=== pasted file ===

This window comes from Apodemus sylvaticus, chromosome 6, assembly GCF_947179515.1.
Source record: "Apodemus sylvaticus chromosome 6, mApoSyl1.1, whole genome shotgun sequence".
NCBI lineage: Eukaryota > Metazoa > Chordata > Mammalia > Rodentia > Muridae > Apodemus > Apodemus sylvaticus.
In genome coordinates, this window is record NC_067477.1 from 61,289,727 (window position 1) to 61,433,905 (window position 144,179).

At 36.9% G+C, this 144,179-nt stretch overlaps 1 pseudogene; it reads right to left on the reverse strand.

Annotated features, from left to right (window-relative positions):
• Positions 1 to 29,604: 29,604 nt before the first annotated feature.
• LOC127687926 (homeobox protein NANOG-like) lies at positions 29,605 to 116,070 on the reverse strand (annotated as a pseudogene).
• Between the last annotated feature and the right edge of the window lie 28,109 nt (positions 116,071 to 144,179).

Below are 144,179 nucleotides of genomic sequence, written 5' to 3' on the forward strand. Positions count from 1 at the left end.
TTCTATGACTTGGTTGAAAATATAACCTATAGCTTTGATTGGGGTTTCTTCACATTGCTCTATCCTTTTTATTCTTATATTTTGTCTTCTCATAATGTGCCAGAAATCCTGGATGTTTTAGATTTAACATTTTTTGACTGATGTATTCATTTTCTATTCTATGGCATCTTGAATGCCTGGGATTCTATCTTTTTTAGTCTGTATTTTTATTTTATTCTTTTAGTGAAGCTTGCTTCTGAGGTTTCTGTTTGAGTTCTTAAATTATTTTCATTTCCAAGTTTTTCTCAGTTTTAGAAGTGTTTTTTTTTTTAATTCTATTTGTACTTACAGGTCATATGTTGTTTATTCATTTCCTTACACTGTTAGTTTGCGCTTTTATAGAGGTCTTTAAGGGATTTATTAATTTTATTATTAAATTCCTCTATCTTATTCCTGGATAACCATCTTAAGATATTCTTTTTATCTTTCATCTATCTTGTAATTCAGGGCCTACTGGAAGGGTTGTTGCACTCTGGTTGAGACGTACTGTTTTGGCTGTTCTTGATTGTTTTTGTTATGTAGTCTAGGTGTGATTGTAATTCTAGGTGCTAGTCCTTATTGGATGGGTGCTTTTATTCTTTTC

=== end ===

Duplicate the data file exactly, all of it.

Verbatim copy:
This window comes from Apodemus sylvaticus, chromosome 6, assembly GCF_947179515.1.
Source record: "Apodemus sylvaticus chromosome 6, mApoSyl1.1, whole genome shotgun sequence".
NCBI lineage: Eukaryota > Metazoa > Chordata > Mammalia > Rodentia > Muridae > Apodemus > Apodemus sylvaticus.
In genome coordinates, this window is record NC_067477.1 from 61,289,727 (window position 1) to 61,433,905 (window position 144,179).

At 36.9% G+C, this 144,179-nt stretch overlaps 1 pseudogene; it reads right to left on the reverse strand.

Annotated features, from left to right (window-relative positions):
• Positions 1 to 29,604: 29,604 nt before the first annotated feature.
• LOC127687926 (homeobox protein NANOG-like) lies at positions 29,605 to 116,070 on the reverse strand (annotated as a pseudogene).
• Between the last annotated feature and the right edge of the window lie 28,109 nt (positions 116,071 to 144,179).

Below are 144,179 nucleotides of genomic sequence, written 5' to 3' on the forward strand. Positions count from 1 at the left end.
TTCTATGACTTGGTTGAAAATATAACCTATAGCTTTGATTGGGGTTTCTTCACATTGCTCTATCCTTTTTATTCTTATATTTTGTCTTCTCATAATGTGCCAGAAATCCTGGATGTTTTAGATTTAACATTTTTTGACTGATGTATTCATTTTCTATTCTATGGCATCTTGAATGCCTGGGATTCTATCTTTTTTAGTCTGTATTTTTATTTTATTCTTTTAGTGAAGCTTGCTTCTGAGGTTTCTGTTTGAGTTCTTAAATTATTTTCATTTCCAAGTTTTTCTCAGTTTTAGAAGTGTTTTTTTTTTTAATTCTATTTGTACTTACAGGTCATATGTTGTTTATTCATTTCCTTACACTGTTAGTTTGCGCTTTTATAGAGGTCTTTAAGGGATTTATTAATTTTATTATTAAATTCCTCTATCTTATTCCTGGATAACCATCTTAAGATATTCTTTTTATCTTTCATCTATCTTGTAATTCAGGGCCTACTGGAAGGGTTGTTGCACTCTGGTTGAGACGTACTGTTTTGGCTGTTCTTGATTGTTTTTGTTATGTAGTCTAGGTGTGATTGTAATTCTAGGTGCTAGTCCTTATTGGATGGGTGCTTTTATTCTTTTC